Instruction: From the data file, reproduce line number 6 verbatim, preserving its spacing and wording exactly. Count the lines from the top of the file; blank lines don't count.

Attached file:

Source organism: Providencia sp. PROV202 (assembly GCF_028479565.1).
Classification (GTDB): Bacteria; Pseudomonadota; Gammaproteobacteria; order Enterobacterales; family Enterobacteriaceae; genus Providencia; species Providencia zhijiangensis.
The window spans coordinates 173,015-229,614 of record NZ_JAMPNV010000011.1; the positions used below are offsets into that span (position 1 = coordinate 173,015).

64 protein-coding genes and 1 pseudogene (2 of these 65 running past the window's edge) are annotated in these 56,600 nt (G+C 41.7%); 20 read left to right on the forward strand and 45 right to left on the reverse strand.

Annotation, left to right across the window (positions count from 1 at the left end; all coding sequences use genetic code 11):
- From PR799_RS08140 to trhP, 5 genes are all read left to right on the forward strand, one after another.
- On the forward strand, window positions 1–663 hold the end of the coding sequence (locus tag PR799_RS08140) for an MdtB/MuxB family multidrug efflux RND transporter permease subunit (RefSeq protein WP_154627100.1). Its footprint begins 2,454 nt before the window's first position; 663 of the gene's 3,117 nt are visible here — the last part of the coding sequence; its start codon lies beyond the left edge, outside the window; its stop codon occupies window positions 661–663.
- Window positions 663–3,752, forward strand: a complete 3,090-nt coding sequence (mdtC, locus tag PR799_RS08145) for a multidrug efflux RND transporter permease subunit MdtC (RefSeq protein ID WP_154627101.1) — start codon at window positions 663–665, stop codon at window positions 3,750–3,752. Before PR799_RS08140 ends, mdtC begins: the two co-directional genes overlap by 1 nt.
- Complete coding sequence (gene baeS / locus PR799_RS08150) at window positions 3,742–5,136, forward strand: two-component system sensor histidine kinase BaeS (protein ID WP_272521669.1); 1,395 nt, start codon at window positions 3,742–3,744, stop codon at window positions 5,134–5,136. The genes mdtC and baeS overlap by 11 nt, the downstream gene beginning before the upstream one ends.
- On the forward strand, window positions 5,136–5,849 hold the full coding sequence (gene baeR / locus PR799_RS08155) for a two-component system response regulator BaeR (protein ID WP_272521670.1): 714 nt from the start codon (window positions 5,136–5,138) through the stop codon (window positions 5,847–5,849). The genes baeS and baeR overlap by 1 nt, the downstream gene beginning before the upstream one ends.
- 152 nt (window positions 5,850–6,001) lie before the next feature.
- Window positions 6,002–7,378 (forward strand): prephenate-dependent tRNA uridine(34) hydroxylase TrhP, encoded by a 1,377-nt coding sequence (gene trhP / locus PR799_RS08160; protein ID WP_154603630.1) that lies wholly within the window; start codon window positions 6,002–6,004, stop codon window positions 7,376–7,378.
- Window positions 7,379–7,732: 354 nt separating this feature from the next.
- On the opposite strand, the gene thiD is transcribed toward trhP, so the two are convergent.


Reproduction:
- From PR799_RS08140 to trhP, 5 genes are all read left to right on the forward strand, one after another.